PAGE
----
VII. I do not, then, O Balbus, from anything that you have said, perceive as yet that it is proved that there are Gods. I believe it, indeed, but not from any arguments of the Stoics. Cleanthes, you have said, attributes the idea that men have of the Gods to four causes. In the first place (as I have already sufficiently mentioned), to a foreknowledge of future events; secondly, to tempests, and other shocks of nature; thirdly, to the utility and plenty of things we enjoy; fourthly, to the invariable order of the stars and the heavens. The arguments drawn from foreknowledge I have already answered. With regard to tempests in the air, the sea, and the earth, I own that many people are affrighted by them, and imagine that the immortal Gods are the authors of them.
But the question is, not whether there are people who believe that there are Gods, but whether there are Gods or not. As to the two other causes of Cleanthes, one of which is derived from the great abundance of desirable things which we enjoy, the other from the invariable order of the seasons and the heavens, I shall treat on them when I answer your discourse concerning the providence of the Gods - a point, Balbus, upon which you have spoken at great length. I shall likewise defer till then examining the argument which you attribute to Chrysippus, that “if there is in nature anything which surpasses the power of man to produce, there must consequently be some being better than man.” I shall also postpone, till we come to that part of my argument, your comparison of the world to a fine house, your observations on the proportion and harmony of the universe, and those smart, short reasons of Zeno which you quote; and I shall examine at the same time your reasons drawn from natural philosophy, concerning that fiery force and that vital heat which you regard as the principle of all things; and I will investigate, in its proper place, all that you advanced the other day on the existence of the Gods, and on the sense and understanding which you attributed to the sun, the moon, and all the stars; and I shall ask you this question over and over again, By what proofs are you convinced yourself there are Gods?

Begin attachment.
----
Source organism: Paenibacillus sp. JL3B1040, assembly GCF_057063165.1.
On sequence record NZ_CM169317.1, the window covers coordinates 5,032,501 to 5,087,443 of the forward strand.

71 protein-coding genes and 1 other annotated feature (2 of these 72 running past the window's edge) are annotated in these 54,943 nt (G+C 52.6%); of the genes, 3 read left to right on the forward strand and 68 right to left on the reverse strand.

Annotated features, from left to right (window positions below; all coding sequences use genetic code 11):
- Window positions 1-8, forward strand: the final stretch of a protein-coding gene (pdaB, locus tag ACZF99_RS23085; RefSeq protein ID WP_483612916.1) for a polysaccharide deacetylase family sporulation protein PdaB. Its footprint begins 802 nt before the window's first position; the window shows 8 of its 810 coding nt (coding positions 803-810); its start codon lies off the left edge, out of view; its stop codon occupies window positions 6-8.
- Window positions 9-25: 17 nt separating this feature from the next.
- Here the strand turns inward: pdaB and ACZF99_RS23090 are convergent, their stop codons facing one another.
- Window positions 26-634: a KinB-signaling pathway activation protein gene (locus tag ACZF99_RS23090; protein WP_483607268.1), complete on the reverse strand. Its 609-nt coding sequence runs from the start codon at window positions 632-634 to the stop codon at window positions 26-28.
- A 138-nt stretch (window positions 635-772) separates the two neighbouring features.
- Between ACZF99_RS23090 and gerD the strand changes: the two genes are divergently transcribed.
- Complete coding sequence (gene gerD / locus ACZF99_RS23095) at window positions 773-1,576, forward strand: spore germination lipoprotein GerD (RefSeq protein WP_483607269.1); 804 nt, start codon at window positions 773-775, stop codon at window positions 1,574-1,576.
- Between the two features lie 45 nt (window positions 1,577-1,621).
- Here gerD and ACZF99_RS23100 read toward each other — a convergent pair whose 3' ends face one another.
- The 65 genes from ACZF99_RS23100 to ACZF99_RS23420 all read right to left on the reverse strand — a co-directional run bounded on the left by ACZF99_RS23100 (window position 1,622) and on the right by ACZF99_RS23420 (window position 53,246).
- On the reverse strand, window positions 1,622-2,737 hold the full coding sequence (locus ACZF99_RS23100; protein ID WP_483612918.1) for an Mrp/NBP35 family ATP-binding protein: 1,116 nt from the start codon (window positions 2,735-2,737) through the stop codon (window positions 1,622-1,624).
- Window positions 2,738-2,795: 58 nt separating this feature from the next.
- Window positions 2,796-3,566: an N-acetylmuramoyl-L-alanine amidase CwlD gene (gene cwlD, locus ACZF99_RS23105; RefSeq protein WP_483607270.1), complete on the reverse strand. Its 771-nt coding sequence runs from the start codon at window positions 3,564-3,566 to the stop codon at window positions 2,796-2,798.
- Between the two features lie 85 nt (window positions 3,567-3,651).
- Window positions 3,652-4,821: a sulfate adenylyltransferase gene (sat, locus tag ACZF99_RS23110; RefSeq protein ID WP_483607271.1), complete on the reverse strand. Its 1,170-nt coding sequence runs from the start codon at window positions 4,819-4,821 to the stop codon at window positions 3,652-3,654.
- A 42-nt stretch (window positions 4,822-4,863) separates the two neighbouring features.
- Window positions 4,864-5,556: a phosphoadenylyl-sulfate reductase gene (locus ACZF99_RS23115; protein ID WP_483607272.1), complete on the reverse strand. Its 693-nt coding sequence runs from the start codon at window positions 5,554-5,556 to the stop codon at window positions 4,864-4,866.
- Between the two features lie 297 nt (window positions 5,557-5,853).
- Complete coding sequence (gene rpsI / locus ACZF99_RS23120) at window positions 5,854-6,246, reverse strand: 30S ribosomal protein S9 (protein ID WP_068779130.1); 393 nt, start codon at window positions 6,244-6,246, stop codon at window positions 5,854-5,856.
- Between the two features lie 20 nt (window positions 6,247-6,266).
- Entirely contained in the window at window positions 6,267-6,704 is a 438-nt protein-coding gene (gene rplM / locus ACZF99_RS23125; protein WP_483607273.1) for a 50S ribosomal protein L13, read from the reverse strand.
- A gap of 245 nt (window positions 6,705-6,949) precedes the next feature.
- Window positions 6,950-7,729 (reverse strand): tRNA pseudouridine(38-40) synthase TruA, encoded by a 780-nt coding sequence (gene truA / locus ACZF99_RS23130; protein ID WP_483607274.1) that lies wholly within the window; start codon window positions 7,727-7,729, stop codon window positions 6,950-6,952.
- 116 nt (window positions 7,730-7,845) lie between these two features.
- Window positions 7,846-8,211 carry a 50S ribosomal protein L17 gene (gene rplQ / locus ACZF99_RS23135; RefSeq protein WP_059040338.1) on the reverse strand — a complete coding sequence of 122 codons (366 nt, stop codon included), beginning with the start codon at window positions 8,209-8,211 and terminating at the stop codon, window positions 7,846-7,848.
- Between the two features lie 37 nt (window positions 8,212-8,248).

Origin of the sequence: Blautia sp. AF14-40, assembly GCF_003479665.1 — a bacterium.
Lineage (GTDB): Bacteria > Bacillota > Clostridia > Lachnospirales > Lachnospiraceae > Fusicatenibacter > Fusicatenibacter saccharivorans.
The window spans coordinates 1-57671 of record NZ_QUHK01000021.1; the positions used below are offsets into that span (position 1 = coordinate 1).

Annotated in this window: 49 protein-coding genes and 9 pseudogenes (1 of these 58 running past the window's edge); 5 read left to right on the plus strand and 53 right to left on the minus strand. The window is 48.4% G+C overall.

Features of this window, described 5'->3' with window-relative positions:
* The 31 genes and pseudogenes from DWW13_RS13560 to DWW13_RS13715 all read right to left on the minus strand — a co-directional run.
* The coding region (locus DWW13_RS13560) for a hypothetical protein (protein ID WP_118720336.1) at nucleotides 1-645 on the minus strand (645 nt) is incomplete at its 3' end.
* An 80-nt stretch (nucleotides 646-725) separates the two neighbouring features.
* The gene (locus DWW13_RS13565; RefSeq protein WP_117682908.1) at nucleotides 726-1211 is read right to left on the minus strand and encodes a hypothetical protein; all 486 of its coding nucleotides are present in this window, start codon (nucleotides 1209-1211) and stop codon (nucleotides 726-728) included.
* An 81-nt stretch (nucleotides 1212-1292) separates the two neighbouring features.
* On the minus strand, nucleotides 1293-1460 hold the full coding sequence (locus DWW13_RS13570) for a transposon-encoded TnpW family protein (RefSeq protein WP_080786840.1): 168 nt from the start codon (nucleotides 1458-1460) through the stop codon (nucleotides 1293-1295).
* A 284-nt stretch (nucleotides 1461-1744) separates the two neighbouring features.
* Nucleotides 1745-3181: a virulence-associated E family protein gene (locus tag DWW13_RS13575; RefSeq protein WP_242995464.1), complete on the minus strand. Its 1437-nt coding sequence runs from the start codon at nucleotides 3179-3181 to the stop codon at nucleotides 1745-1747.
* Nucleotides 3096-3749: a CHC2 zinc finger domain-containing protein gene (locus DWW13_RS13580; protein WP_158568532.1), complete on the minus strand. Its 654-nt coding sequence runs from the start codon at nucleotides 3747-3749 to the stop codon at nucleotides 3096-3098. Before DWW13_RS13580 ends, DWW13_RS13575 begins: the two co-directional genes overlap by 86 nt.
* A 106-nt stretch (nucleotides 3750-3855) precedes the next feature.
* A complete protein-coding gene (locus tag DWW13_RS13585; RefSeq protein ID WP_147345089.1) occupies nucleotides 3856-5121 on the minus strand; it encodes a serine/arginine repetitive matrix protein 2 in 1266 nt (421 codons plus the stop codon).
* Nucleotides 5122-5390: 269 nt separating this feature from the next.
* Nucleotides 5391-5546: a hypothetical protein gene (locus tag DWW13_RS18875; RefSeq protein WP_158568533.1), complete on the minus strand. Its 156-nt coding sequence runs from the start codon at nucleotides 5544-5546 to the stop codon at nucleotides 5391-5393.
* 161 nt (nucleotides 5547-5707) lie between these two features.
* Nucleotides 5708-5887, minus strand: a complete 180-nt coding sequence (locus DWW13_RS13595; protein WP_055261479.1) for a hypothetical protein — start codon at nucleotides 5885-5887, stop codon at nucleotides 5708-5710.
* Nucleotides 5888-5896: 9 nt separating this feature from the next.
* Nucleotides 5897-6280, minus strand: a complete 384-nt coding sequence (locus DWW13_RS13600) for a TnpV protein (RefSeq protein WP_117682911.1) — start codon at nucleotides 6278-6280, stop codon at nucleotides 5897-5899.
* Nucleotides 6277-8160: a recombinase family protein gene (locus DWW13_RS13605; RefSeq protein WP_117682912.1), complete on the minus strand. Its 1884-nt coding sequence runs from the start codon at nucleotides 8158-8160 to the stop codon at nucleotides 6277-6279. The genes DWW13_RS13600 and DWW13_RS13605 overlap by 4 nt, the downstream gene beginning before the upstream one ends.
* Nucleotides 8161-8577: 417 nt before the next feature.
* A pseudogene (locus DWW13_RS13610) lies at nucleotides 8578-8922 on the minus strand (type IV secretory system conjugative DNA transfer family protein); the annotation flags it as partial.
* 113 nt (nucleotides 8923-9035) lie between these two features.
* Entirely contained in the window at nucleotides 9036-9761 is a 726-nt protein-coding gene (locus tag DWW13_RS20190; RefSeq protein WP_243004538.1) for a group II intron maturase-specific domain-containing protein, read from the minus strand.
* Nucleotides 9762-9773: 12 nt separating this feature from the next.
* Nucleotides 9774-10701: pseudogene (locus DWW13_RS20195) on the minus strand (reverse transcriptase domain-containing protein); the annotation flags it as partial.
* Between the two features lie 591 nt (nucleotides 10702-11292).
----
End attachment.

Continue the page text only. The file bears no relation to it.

VIII. I thought, says Balbus, that I had brought ample proofs to establish this point. But such is your manner of opposing, that, when you seem on the point of interrogating me, and when I am preparing to answer, you suddenly divert the discourse, and give me no opportunity to reply to you; and thus those most important points concerning divination and fate are neglected which we Stoics have thoroughly examined, but which your school has only slightly touched upon. But they are not thought essential to the question in hand; therefore, if you think proper, do not confuse them together, that we in this discussion may come to a clear explanation of the subject of our present inquiry.